When I saw that ‘Pirate Radio’ was due to come to theatres, I was quite excited about it, as it invoked fond memories of the time I spent in England in the early ’70s. The story is loosely based on the saga of Radio Caroline – an actual pirate radio station situated on a boat in the English Channel in the 1960s and 70s, and I had I met a few of the people involved in Radio Caroline when I lived in London working as a nanny.
I was living with Dick Fontaine and his wife, Pat Hartley and looking after their three year old son, Smokey when I met the founder of Radio Caroline, Ronan O’Rahilly. Dick was an independant documentary filmmaker and had a studio on the top floor of the large flat we lived in, in the Kensington district of London. His work was being financed (in whole or in part, I’m not sure) by Ronan, an Irish entrepreneur who was in the music and film business. Dick and Pat were surprised that I had never heard of him, because he was well known in the British entertainment world. Once I did meet him though, he was certainly hard to forget. He was most definitely a person with presence and had a wild mane of grey hair. Dick’s assistant, who was named Caroline, told me that she had been involved in Radio Caroline and that the station was named after her. According to what I have read recently, though, the origin of the name for the radio station is in dispute. Nonetheless, as far as I knew, I had met the ‘real’ Caroline.
I always wondered what became of Pat, Dick and Smokey, and the Internet has been helpful in this respect. Dick is now head of an independant film school in England and has produced several jazz biography films. He showed me various clips he was working with at the time I was there, including some of Billie Holiday. I was already a jazz aficionado, and appreciated the education. I see that Smokey has become an editor and writer and goes by Smokey Fontaine. I guess they moved back to New York after I was there, because Wikipedia says that Smokey grew up in New York and was educated there.
Pat was from New York, and was both an actress and dancer, and had starred in a film called ‘Rainbow Bridge’ with Jimi Hendrix, who had been a close friend of hers. It was never released in Canada, but I found a copy of it years later at a flea market, and it was great fun to see Pat in her role in the film, as the character she portrayed was so like her – fast talking and opinionated. She could also be very funny, and was not pretty, but captivating and exotic looking. I can’t find much information about her current activities or a recent photo, but apparently, a young filmmaker named Jennifer Poe is making a biography of Pat and model Donyale Luna as they were the only two black women who were part of the Andy Warhol group of females. (Ironically though, Donyale Luna downplayed her black heritage all her life, and Pat has a mixed background – with a black mother and white Jewish father). Pat also starred in an Andy Warhol art film ‘Ciao Manhattan’ with Andy’s girlfriend Edie and I found it on Youtube.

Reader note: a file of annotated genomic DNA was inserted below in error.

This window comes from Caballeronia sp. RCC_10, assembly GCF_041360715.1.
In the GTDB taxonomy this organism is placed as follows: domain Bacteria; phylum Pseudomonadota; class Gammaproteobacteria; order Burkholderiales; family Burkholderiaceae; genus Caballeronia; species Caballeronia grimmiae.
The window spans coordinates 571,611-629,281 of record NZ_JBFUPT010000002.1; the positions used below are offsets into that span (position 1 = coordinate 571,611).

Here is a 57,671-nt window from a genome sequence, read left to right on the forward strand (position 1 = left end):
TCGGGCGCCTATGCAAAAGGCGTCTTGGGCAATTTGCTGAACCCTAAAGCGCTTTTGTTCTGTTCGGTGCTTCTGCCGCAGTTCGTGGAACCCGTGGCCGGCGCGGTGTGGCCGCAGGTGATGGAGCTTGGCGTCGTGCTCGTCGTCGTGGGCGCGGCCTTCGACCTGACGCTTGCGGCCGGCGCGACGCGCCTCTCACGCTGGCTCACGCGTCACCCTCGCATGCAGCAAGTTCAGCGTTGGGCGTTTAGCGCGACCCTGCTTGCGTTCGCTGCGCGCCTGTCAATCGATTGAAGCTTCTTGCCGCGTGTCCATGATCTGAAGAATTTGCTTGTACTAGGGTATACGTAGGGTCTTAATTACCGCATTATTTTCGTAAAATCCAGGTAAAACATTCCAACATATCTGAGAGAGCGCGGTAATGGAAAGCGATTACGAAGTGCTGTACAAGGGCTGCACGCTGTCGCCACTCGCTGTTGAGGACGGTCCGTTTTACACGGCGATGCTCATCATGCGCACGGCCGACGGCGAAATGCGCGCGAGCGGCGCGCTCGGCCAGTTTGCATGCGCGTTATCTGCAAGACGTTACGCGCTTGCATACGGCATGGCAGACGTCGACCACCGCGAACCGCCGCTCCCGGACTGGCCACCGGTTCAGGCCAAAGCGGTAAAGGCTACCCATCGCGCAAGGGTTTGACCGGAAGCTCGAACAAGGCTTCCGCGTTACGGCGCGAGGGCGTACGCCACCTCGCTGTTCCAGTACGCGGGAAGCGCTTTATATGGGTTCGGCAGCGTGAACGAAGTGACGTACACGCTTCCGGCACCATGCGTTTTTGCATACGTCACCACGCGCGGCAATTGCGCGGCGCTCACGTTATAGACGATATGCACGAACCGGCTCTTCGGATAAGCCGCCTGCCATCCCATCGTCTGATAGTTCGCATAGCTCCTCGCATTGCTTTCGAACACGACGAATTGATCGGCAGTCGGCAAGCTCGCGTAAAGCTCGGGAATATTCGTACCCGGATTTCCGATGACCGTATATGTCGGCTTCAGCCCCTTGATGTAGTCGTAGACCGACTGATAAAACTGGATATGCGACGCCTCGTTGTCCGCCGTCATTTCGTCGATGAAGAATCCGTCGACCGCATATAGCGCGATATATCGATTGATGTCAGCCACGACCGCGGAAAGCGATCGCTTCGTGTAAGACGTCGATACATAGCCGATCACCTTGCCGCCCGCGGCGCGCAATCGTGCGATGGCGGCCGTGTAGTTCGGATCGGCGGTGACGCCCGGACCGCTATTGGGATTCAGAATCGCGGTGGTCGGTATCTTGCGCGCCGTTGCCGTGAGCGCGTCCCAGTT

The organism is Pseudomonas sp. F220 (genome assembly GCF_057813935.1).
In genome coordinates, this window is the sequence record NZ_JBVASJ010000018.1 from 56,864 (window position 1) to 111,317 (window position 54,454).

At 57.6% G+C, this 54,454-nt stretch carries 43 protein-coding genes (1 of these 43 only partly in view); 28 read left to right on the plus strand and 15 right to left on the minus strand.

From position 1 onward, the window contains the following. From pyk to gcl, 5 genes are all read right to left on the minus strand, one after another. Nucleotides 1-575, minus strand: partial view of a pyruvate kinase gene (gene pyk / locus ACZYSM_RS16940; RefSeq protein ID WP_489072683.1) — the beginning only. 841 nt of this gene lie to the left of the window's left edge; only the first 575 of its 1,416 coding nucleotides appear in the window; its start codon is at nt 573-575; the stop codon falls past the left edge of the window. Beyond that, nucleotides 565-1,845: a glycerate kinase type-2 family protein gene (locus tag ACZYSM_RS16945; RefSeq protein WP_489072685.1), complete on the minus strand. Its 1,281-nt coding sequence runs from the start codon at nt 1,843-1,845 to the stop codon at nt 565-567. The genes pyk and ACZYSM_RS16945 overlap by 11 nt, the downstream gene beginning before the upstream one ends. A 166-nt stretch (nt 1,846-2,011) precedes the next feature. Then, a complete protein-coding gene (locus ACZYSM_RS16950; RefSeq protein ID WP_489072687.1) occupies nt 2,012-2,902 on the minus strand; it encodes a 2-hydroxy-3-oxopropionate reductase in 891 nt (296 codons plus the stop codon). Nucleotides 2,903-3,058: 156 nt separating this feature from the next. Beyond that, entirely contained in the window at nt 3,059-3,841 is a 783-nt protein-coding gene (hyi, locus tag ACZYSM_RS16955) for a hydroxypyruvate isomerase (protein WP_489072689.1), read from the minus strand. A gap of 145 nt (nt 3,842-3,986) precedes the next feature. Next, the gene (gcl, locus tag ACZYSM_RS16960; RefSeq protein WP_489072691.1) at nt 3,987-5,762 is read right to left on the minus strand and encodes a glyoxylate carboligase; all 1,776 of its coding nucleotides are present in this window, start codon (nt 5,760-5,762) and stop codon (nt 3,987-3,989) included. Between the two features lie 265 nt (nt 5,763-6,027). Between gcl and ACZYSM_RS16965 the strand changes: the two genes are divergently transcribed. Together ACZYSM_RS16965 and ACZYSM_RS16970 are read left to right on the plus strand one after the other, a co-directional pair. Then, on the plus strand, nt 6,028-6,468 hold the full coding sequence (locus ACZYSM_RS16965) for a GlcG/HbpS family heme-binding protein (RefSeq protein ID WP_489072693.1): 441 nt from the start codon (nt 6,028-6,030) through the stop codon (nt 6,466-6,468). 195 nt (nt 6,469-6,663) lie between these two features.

Pat and Dick were fascinating people to live with, the type of people who were observant and looked beneath the surface of things, and who took chances. Smokey was a very sweet and bright child, and I enjoyed looking after him. We explored a lot of London together. Pat and Dick appreciated my questionable talents as a cook, as neither of them could cook, and loved my tuna casserole – the only ‘dish’ in my repertoire. Pat was a wonderful story teller and I probably should have been taking notes, but it didn’t occur to me at the time of course. They both encouraged creative pursuits and Dick told me that if I wanted to be a writer, then I should just begin writing. He was so right!
While the ‘Pirate Radio’ film isn’t about them, I will go to see it as it looks like fun and I’m sure will evoke some memories of the ‘good old days’. The 60s and 70s were a special era when people were trying to break the mold and be original, and that’s what Radio Caroline was trying to do. I think we could use some more of that spirit today.